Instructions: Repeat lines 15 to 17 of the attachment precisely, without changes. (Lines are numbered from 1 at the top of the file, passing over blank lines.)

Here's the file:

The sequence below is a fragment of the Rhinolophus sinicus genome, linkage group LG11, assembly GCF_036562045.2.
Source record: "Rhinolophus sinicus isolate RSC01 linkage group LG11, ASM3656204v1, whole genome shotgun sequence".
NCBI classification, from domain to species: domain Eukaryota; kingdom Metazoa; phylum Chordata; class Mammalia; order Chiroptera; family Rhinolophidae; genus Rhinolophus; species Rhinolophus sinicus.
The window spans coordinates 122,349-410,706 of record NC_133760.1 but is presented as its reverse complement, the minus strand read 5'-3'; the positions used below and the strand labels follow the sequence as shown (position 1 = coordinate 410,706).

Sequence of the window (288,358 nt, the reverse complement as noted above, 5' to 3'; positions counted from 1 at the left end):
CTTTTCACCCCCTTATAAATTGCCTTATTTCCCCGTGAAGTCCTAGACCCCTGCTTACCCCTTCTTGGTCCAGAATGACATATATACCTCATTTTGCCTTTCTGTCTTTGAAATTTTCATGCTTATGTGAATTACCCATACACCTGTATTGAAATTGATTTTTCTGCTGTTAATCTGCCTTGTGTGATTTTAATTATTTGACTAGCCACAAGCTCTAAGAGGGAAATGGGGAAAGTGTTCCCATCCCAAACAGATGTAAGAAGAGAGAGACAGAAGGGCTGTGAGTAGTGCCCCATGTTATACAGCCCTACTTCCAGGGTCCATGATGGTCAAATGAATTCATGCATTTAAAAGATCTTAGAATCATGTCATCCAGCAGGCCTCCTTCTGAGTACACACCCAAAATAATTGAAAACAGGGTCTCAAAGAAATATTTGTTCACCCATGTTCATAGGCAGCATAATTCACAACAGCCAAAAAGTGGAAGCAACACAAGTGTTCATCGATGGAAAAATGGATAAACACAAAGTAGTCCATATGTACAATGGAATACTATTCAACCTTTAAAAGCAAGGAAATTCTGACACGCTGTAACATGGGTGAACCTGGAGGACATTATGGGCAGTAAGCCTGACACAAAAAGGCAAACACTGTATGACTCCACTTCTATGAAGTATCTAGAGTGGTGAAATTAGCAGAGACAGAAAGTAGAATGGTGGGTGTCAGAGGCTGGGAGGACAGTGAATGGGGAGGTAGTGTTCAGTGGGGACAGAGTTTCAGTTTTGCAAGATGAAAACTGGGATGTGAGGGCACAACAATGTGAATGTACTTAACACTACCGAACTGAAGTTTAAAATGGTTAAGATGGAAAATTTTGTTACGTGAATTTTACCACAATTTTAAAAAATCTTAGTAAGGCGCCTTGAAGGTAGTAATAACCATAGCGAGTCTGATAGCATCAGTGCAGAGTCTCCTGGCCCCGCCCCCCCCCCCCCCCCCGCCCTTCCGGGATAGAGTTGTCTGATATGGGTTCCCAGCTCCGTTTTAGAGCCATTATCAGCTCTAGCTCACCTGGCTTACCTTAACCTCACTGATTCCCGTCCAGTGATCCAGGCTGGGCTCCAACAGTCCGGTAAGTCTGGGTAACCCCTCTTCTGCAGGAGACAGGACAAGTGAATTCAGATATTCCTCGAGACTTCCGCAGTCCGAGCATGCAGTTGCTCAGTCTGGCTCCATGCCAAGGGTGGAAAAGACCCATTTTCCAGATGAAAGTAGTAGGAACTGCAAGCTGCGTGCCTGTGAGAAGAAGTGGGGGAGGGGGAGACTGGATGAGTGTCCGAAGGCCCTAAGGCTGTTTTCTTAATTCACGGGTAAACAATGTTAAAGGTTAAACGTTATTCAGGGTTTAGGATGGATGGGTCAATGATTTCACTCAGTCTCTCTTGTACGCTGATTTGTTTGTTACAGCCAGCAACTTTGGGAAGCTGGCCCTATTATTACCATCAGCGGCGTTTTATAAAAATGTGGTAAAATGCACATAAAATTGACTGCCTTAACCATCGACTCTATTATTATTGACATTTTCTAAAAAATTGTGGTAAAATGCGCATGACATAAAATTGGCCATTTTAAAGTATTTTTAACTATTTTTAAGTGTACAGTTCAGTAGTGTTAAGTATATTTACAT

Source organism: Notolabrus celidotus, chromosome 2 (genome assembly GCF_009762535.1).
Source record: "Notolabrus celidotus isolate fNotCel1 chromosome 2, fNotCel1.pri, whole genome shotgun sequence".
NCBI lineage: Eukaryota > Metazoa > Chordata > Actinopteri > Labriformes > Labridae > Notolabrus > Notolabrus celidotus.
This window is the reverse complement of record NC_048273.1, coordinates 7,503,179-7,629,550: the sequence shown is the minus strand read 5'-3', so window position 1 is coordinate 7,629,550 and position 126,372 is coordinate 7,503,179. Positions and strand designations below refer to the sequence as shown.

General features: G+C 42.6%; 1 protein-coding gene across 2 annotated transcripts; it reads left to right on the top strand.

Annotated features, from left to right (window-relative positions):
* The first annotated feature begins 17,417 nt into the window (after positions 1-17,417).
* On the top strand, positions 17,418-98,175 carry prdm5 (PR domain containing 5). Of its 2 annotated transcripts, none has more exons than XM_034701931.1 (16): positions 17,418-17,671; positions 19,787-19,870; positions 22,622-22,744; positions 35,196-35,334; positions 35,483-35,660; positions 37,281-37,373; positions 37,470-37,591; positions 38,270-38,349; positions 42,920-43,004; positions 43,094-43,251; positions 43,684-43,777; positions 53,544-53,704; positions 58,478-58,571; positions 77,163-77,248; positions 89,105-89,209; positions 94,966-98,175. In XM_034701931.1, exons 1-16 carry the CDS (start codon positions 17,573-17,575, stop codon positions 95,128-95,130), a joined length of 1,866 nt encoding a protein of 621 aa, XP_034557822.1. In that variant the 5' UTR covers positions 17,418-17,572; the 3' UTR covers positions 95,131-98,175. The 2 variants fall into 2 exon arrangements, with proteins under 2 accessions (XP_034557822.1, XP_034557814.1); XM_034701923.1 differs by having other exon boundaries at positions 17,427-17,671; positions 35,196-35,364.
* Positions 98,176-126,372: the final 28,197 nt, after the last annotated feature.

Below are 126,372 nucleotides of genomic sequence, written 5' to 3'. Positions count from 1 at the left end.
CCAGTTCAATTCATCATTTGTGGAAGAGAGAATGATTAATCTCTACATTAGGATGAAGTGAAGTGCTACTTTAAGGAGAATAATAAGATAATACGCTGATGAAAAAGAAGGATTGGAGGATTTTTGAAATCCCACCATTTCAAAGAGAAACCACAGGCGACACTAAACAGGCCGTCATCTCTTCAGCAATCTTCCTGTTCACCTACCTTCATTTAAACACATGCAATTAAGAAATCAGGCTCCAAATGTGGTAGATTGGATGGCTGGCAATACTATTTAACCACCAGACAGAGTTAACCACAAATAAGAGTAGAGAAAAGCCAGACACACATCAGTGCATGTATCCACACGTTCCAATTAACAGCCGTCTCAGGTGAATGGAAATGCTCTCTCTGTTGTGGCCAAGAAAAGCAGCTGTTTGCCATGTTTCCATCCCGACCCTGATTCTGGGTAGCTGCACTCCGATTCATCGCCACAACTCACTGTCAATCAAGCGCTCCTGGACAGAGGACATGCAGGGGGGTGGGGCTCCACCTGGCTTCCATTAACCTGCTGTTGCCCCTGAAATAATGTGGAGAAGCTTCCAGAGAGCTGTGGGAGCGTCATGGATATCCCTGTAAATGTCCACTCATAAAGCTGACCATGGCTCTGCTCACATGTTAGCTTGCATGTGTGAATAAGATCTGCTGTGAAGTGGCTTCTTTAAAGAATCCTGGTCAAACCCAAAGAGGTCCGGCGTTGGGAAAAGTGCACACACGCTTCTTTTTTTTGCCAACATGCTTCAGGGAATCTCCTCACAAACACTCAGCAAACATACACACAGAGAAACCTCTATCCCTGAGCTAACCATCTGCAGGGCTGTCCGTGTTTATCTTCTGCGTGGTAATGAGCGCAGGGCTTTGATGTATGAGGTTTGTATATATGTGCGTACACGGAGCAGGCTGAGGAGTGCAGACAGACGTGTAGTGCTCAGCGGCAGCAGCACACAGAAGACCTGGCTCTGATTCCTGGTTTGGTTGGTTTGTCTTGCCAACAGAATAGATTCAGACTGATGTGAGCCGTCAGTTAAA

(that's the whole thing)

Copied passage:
* Positions 98,176-126,372: the final 28,197 nt, after the last annotated feature.

Below are 126,372 nucleotides of genomic sequence, written 5' to 3'. Positions count from 1 at the left end.
CCAGTTCAATTCATCATTTGTGGAAGAGAGAATGATTAATCTCTACATTAGGATGAAGTGAAGTGCTACTTTAAGGAGAATAATAAGATAATACGCTGATGAAAAAGAAGGATTGGAGGATTTTTGAAATCCCACCATTTCAAAGAGAAACCACAGGCGACACTAAACAGGCCGTCATCTCTTCAGCAATCTTCCTGTTCACCTACCTTCATTTAAACACATGCAATTAAGAAATCAGGCTCCAAATGTGGTAGATTGGATGGCTGGCAATACTATTTAACCACCAGACAGAGTTAACCACAAATAAGAGTAGAGAAAAGCCAGACACACATCAGTGCATGTATCCACACGTTCCAATTAACAGCCGTCTCAGGTGAATGGAAATGCTCTCTCTGTTGTGGCCAAGAAAAGCAGCTGTTTGCCATGTTTCCATCCCGACCCTGATTCTGGGTAGCTGCACTCCGATTCATCGCCACAACTCACTGTCAATCAAGCGCTCCTGGACAGAGGACATGCAGGGGGGTGGGGCTCCACCTGGCTTCCATTAACCTGCTGTTGCCCCTGAAATAATGTGGAGAAGCTTCCAGAGAGCTGTGGGAGCGTCATGGATATCCCTGTAAATGTCCACTCATAAAGCTGACCATGGCTCTGCTCACATGTTAGCTTGCATGTGTGAATAAGATCTGCTGTGAAGTGGCTTCTTTAAAGAATCCTGGTCAAACCCAAAGAGGTCCGGCGTTGGGAAAAGTGCACACACGCTTCTTTTTTTTGCCAACATGCTTCAGGGAATCTCCTCACAAACACTCAGCAAACATACACACAGAGAAACCTCTATCCCTGAGCTAACCATCTGCAGGGCTGTCCGTGTTTATCTTCTGCGTGGTAATGAGCGCAGGGCTTTGATGTATGAGGTTTGTATATATGTGCGTACACGGAGCAGGCTGAGGAGTGCAGACAGACGTGTAGTGCTCAGCGGCAGCAGCACACAGAAGACCTGGCTCTGATTCCTGGTTTGGTTGGTTTGTCTTGCCAACAGAATAGATTCAGACTGATGTGAGCCGTCAGTTAAA